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The Nation’s Hottest Real Estate Market Is…

Rochester, New York, was named by realtor.com as the hottest real estate market in the nation in May 2019 for the first time. 

“Rochester is a hidden gem, and people are starting to become more aware of it," says Trip Pierson, a broker at Mitchell Pierson Realtors in Pittsford, a suburb of Rochester.

The realtor.com report states buyers are looking for affordability, and smaller metros in the Midwest and Northeast performed better than high-priced California markets.

“Overall, the slowdown is taking over across the board, and it’s concentrated in the South and West—that’s where the supply has been depleted,” says Javier Vivas, Director of Economic Research for realtor.com.

The hottest markets ranking is based on where homes sell the fastest and where there are the most listing views on realtor.com.

Rochester is located on Lake Ontario, home to its own university, a strong public school system, more than 12,000 acres of parkland, and in close proximity to the Finger Lakes region. Rochester ranked No. 6 on the list in May 2018.

Homes in Rochester typically get offers over the asking price, Pierson said, saying a recent listing of a home at $350,000 had 20 showings in less than a week with at least two offers.

Markets joining Rochester in the top-5 were: Fort Wayne, Indiana (No. 2), Lafayette-West Lafayette, Indiana, (No. 3), Boston, Cambridge, Newton, Massachusetts-New Hampshire, (No. 4), and Midland, Texas (No. 5).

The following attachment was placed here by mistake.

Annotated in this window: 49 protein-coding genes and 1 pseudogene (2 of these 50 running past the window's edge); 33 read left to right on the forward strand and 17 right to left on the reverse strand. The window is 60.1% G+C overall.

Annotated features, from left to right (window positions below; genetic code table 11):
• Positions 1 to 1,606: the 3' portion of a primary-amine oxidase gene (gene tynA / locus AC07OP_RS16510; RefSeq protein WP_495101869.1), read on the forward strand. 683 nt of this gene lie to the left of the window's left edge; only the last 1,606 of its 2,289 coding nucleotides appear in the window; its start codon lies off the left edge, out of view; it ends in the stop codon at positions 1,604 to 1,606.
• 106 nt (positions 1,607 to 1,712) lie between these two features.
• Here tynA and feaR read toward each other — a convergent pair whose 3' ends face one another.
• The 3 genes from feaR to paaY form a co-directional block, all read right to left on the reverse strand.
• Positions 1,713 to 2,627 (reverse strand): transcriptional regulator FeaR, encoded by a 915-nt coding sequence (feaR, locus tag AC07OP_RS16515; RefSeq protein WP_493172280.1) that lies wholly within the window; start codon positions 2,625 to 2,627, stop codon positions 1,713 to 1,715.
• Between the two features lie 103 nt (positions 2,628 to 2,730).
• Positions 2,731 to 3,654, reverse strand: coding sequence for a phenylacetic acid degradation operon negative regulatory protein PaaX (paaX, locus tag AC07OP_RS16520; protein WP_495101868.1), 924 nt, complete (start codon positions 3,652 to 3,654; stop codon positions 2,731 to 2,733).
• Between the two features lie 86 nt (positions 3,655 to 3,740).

Midland was ranked at No. 1 this time last year, and Fort Wayne was ranked No. 21 last May.

Steve McMichael, a real estate broker at Re/Max Imagine Real Estate in New Haven, Indiana, said homes on the market in Fort Wayne don’t last long due to a surge of buyers, both young and old.

“What happens is, a house sells in the first 36 hours on the market and typically a little above list price. Or it tends to linger," McMichael said.

About Author: Mike Albanese

A graduate of the University of Alabama, Mike Albanese has worked for news publications since 2011 in Texas and Colorado. He has built a portfolio of more than 1,000 articles, covering city government, police and crime, business, sports, and is experienced in crafting engaging features and enterprise pieces. He spent time as the sports editor for the "Pilot Point Post-Signal," and has covered the DFW Metroplex for several years. He has also assisted with sports coverage and editing duties with the "Dallas Morning News" and "Denton Record-Chronicle" over the past several years.

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